Sisu, the Amazing Maija Grotell

Sisu is a Finnish concept described as stoic determination, a tenacity of purpose, grit, bravery, resilience; it is also the word weaver Marianne Strengell used to describe her friend Maija Grotell.

5278-3

Maija Grotell at Cranbrook Academy of Art Faculty Breakfast, 1939. Courtesy of Cranbrook Archives.

Maija Grotell was born August 19, 1899, in Helsinki, Finland. She studied painting and sculpture in Helsinki, graduating in 1920. While working at a textile firm as an artist, she completed six years of graduate work in ceramics (1920-1926) under Alfred William Finch, a noted Belgian ceramicist and painter who practiced in Finland.

In October 1927, Grotell immigrated to the United States, settling in New York where she studied for one summer under Charles Fergus Binns. Her first employment was as an Instructor at Inwood Pottery Studios in New York City (1927-1928). She went on to teach children at the Union Settlement (1928-1929) and at the Henry Street Craft School Settlement (1929-1937), both in New York. While teaching ceramics and researching glazes, Grotell was also exhibiting and selling her own ceramics. From 1937 to 1938, Grotell was a ceramics instructor and research assistant at the Department of Ceramics at Rutgers University in Newark, New Jersey. She became a naturalized United States citizen in 1934.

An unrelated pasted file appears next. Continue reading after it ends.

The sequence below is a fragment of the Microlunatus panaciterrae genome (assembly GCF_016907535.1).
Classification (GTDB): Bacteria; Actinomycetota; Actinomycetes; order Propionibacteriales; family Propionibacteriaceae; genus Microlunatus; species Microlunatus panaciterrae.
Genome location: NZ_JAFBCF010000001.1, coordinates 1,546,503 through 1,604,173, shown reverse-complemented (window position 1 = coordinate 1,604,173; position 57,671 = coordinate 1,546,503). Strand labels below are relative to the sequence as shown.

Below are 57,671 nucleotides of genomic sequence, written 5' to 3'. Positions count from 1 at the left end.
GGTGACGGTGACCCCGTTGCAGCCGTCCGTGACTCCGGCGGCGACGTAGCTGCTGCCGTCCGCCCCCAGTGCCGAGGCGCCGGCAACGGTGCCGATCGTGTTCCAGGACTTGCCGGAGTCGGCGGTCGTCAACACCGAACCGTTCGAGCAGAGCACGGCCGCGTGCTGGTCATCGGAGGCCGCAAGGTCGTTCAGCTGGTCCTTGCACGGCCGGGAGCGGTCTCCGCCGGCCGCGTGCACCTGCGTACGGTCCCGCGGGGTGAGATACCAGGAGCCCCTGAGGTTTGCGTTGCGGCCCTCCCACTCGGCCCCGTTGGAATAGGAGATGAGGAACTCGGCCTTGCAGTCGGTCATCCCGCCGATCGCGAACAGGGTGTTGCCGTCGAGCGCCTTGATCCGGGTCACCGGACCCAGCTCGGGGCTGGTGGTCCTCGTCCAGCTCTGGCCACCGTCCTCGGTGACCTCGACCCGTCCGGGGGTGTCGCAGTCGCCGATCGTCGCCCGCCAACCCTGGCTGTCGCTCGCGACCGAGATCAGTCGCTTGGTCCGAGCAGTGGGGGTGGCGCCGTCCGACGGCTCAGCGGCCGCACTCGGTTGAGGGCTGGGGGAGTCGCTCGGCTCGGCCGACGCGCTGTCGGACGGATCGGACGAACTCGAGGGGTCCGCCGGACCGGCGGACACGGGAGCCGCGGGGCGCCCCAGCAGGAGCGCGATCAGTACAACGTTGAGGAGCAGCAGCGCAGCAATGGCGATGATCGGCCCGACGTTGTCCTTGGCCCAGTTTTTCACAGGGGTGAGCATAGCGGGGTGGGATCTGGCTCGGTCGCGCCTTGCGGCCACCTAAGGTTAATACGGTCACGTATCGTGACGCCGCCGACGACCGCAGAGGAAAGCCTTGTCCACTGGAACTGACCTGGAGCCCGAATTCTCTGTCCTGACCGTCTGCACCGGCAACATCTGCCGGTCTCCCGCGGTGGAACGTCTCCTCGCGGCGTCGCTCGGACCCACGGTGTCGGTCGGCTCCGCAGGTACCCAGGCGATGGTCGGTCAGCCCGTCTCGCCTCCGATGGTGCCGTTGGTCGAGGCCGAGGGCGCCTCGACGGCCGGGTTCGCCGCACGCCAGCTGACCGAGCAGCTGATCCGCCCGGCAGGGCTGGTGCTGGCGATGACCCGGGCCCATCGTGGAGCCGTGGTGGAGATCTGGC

1991-07 Grotell

Maija Grotell in the Cranbrook Academy of Art Ceramics Studio. Courtesy of Cranbrook Archives.

According to the Metropolitan Museum of Art, “Maija Grotell was one of the most significant potters working independently during the late 1930s. Although a relatively large number of women played important roles in the art pottery movement in the early twentieth century, few female ceramists were active between the first and second World War. Grotell was one of the exceptions.

grotell hands001

Maija Grotell at work. From the Maija Grotell Papers, Cranbrook Archives.

As Eliel Saarinen’s complex of buildings at Cranbrook began to take shape, he sought out distinguished artists and craftspeople to work in the studios. Impressed with a gallery exhibition of Grotell’s work, Saarinen envisioned her ceramics contributing to the architecture of Cranbrook. In the fall of 1938, Saarinen invited Grotell to join himself, Carl Milles, and Marianne Strengell at the Cranbrook Academy of Art as head of the ceramics department, a position she held until her retirement in 1966.

Grotell described the way she worked as such, “I always have something I am aiming at, and I keep on. I do not sketch on paper, I sketch in clay. So if it is not what I want, I make another one and keep on. In that way I have many similar pieces. My reason is not for repeating, but for improving.”

4855

Maija Grotell overlooks her students in the Cranbrook Academy of Art Ceramics Studio, 1939. Courtesy of Cranbrook Archives.